On arriving in Mendoza, Argentina, we had only one thing in mind: wine. Although horse-riding across the rocky, barren land is popular, along with rafting, skydiving, having asados with gauchos and generally consuming as much beef in as many forms as possible, the region is famed for wine. As it transpired, getting to the wine wasn’t quite so straight forward as we’d been led to believe by the guide books…
Step one: withdraw some Argentinean pesos. Step two: pay for the bus and wine tour. Simple? No.
Whispers about BBVA bank or maybe the Santander having cash whirled around the streets. Moving from empty ATM to ATM, the money-deprived crowd we’d attached ourselves to had assumed a crocodile formation. Rumours rippled along the ranks of locals and tourists alike, all facing up to the severe liquidity issue. Concerned about the damage being done to precious wine tasting time, we eventually returned to our hostel. The owner was perplexed by our overlooking of the most obvious source of cash – the casino, not the banks – was where one found money in Mendoza. Paper money, that is.
Then we tried to board the No 10 bus. Confusingly, the bus driver didn’t deal with fares: coins, and only coins, were inserted into a small blue box which gave no change; no quarter is given for the bewildered visitor. Back on the pavement a promising kiosk squatted across the road.
“No change here.”
“If I buy a newspaper?”
In the midst of the Maipú valley, financial snobbery had been inverted. Tangible metal was the drug of choice, paper money was just paper. For a second time we returned to the hostel. The owner reluctantly took pity on us, doling out the change like candy to small children or weed to wasters. We took the fix and paid for our trip to the vineyards of the Mendoza valley.
The bus shuffled lazily through Mendoza, gradually leaving behind the gentle hum of the town. Low rise buildings made of crumbling concrete gave way to weathered roads. At the road side the faded grey tarmac stopped abruptly, dust continuing from there to the horizon where the foothills of the Andes rose up, marking the end of the plateau and the beginning of the Chilean frontier crossing we’d crossed the day before, just hours before snow closed the pass.
Up towards the frontier, where Condors soar and oxygen levels plummet, there’s a faded blue sign. But, unlike the sleepy sidewalks and crusted windows, it’s clean. It’s well tended, tired perhaps, but wiped clean it makes a point, the only blue in an ocean of rusty clay ravines.
“Las Malvinas son nuestras”
Buy all the wine, manjar and alfajores you want, but don’t forget, Las Malvinas are ours.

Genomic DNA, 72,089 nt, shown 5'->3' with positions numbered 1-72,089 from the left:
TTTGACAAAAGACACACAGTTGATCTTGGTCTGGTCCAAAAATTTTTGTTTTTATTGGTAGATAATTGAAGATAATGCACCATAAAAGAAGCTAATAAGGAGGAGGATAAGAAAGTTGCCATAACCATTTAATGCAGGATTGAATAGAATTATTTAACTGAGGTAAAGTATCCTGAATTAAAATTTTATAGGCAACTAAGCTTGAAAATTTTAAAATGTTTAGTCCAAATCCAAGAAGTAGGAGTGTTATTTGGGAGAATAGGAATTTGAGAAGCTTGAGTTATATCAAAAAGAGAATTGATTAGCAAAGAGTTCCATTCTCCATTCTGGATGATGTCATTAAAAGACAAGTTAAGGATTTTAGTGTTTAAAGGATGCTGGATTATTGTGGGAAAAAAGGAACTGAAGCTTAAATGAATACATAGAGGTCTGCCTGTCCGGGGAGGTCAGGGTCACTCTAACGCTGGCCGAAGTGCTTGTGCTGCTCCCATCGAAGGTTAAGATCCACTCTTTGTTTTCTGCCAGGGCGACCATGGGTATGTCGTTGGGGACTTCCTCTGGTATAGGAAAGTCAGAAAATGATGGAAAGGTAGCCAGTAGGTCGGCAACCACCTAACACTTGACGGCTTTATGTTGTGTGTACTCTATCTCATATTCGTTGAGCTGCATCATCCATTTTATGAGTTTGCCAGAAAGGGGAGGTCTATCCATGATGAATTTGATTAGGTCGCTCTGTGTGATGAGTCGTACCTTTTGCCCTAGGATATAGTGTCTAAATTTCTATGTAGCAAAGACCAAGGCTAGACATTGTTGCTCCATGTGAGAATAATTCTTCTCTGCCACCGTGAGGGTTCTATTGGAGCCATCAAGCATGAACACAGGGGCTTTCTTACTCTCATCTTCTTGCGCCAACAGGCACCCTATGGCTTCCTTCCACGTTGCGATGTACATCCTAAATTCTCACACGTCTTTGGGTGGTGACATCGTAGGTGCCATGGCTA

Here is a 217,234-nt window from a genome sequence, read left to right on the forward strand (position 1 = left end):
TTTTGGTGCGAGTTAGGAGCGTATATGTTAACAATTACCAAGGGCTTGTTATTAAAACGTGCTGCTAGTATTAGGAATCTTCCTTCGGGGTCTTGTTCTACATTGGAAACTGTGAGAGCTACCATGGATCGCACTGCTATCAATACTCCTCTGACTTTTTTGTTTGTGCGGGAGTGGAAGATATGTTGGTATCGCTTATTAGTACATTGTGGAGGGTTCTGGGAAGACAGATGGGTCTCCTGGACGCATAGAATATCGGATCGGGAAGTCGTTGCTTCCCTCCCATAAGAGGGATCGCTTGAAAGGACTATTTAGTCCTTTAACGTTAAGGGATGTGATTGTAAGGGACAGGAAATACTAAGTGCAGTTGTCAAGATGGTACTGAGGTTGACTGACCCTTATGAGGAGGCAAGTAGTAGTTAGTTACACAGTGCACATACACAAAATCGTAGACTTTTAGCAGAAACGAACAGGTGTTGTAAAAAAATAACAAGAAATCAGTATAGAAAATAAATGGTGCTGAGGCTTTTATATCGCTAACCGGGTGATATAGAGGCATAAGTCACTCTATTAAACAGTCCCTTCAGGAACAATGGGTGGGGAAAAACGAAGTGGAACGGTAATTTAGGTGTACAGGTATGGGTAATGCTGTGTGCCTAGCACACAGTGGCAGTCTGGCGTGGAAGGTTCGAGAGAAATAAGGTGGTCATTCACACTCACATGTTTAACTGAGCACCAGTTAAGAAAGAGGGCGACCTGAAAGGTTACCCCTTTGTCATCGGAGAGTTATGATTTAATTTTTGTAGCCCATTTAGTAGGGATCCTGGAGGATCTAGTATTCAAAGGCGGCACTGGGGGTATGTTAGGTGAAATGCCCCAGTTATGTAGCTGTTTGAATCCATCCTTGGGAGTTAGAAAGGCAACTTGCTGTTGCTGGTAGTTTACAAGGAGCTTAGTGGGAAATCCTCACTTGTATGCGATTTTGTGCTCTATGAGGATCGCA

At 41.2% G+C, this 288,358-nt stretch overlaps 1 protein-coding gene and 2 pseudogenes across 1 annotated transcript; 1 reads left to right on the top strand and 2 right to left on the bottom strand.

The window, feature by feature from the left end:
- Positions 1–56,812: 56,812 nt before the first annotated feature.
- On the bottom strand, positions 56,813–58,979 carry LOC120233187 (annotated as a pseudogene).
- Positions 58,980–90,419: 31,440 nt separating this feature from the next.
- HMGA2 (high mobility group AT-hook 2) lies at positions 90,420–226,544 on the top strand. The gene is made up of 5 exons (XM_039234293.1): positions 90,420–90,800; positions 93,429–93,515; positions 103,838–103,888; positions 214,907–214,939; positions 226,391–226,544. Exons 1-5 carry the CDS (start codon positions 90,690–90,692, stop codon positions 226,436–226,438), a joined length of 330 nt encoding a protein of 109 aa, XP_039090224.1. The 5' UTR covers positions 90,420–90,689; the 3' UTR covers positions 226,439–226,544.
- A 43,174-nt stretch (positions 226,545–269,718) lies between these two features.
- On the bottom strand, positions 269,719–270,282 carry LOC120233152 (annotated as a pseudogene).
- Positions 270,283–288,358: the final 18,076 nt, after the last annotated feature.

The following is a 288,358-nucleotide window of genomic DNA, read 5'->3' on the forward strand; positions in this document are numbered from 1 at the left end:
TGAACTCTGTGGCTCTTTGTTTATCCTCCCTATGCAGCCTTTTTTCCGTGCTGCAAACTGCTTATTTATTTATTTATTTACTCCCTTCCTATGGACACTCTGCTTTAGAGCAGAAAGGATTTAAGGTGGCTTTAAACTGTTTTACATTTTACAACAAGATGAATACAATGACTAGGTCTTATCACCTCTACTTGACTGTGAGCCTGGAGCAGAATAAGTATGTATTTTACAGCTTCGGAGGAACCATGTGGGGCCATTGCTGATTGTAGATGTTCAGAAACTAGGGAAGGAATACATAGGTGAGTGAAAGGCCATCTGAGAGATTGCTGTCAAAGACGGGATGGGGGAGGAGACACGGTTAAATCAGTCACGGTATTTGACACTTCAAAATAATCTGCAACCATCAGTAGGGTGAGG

As we plied our way deeper into Argentine territory – away from the slightly hostile welcoming sign – vineyards began to spring out of the orangey haze, trees started to pepper the ditch lined road. Young Australian, American and British voices hung in the air – gringos – the driver knew exactly where to drop us off: Mr Hugo’s wine and bike tour.
Mr Hugo’s is a well established go-to for backpackers, offering cycle hire and a sketchy map of the industrial vineyards, wineries and olive oil factories dotted around Los Caminos del Vino, Maipú. The map is most definitely not to scale, so don’t be fooled into thinking you can do every vineyard. It’s also worth noting that Mr Hugo’s price for bike hire does not include either the entry into vineyards or a tour guide. Your hostel should, however, be able to get you a cut price deal for Mr Hugo’s and book a place in advance.
Top of your list should be the Chocolatería “A la Antigua” which offers, in its price of 15 pesos, several shots of vodka, or absinthe, (whose flavours, such as rose, hide a multitude of sins) along with chocolate testers, balsamic vinegar you’ll fall in love with and dulce de leche (a caramel style, toffee-like spread).
After being plied with plastic beakers of wine which closely resembles petrol, you’ll be sent on your way. Your mission? Try and stay upright as long as possible, and get back before 4pm, at which point Mr Hugo will be all too happy to crack open the unlimited jugs of homemade wine again.
Mr Hugo, having cottoned onto the slight issue surrounding tourists and the chronic change shortage, will accompany you to the bus and swipe you on with an Oyster Card type thing. Why the hostels around town don’t rent these cards out to tourists, for a small profit, is beyond me. You’ll arrive back in time for an evening of steak and more wine (if you’re brave enough!).